FairPlay Canada is a coalition of Canadian artists, content creators, unions, guilds, producers, performers, broadcasters, distributors, and exhibitors who are asking the Canadian Radio-television and Telecommunications Commission (CRTC) to take action to address the theft of digital content by illegal piracy websites.
Canada’s cultural industries contribute $54.6 billion annually to GDP and account for more than 630,000 jobs. Film and TV production in particular contributed a total of $8.5 billion and over 140,000 jobs in 2015-2016 to the Canadian economy. These contributions are being put at risk by online piracy.
While the illegal copying and distribution of creative content is not new, the borderless nature of digital piracy, which relies on the anonymous and global nature of the Internet, has made the tools for fighting it currently available in Canadian law ineffective.
According to a 2017 MUSO report, there were 1.88 billion visits to illegal piracy websites in Canada in 2016.
According to Sandvine, illegal add-ons to access piracy websites were found on KODI devices in seven per cent of North American households (approximately one million Canadian households) in 2017, while devices configured to access illegal pirated TV subscription services were also found in seven per cent of households.
International online piracy websites are profiting from millions of dollars in advertising and subscriptions from hosting stolen content, undermining both the creation of uniquely Canadian cultural content and the work of thousands of Canadians employed by the creative industries.
Lead by Example: How Other Countries are Taking Action
Since 2001 more than 20 countries have adopted regimes enabling rights holders to request ISPs disable access to piracy sites, including Australia, Denmark, France, Norway, Portugal, Spain, South Korea and the United Kingdom, effectively shifting consumers away from illegal sources of digital content and back to legal sources.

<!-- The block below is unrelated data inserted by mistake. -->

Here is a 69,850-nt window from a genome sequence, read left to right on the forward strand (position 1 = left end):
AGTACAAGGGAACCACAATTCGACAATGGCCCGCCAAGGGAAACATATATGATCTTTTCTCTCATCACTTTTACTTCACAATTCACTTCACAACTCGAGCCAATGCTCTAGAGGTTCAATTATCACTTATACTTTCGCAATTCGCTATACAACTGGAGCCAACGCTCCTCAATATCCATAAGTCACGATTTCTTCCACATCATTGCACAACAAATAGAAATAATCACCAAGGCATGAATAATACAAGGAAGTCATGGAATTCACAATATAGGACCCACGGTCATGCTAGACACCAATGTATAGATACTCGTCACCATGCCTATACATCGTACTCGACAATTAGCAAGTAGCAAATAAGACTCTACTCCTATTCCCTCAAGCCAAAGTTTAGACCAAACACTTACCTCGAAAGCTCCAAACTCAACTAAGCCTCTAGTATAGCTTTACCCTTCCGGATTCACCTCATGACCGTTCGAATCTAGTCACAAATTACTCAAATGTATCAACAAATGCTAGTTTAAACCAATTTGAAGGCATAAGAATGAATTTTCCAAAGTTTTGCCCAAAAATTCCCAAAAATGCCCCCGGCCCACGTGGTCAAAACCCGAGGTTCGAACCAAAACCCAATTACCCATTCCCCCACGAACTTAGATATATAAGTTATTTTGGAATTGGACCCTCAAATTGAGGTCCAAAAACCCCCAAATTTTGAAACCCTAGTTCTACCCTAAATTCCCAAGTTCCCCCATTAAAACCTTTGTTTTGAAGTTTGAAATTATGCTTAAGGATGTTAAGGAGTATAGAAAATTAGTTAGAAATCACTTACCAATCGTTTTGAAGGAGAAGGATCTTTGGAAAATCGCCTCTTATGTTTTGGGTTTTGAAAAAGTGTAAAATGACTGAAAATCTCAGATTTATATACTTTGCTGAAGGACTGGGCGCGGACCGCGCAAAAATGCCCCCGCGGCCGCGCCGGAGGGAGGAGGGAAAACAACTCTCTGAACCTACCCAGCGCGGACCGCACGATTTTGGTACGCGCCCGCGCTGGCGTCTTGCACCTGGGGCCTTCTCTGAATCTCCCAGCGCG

In 2001, the European Union issued a directive requiring all member states to make it possible to obtain a mandatory order against intermediaries whose services are used to infringe copyright.
In Britain alone, disabling access to just 19 piracy sites in 2013 led to a 12 per cent increase in traffic to legal streaming services. Implementation of the coalition’s proposal would result in hundreds of millions of dollars in value that is currently destroyed or flowing to illegal sites in foreign jurisdictions instead of returning to benefit Canada’s digital economy.
Modernizing the Tools Available in Canada: How the IRPA would work
The CRTC would establish the Independent Piracy Review Agency (IPRA) to consider applications identifying piracy sites, hear evidence from all sides, conduct a hearing if necessary, and make recommendations to the CRTC on which sites can be appropriately addressed with this new tool.
If the CRTC followed the IPRA’s recommendation, all ISPs would then be required to disable access to the identified sites, making it more difficult for them to reach Canadians.
Alleged piracy sites would have recourse to object to applications to the IPRA, through the IPRA process, as well through the oversight of the CRTC itself and judicial review by the Federal Court of Appeal.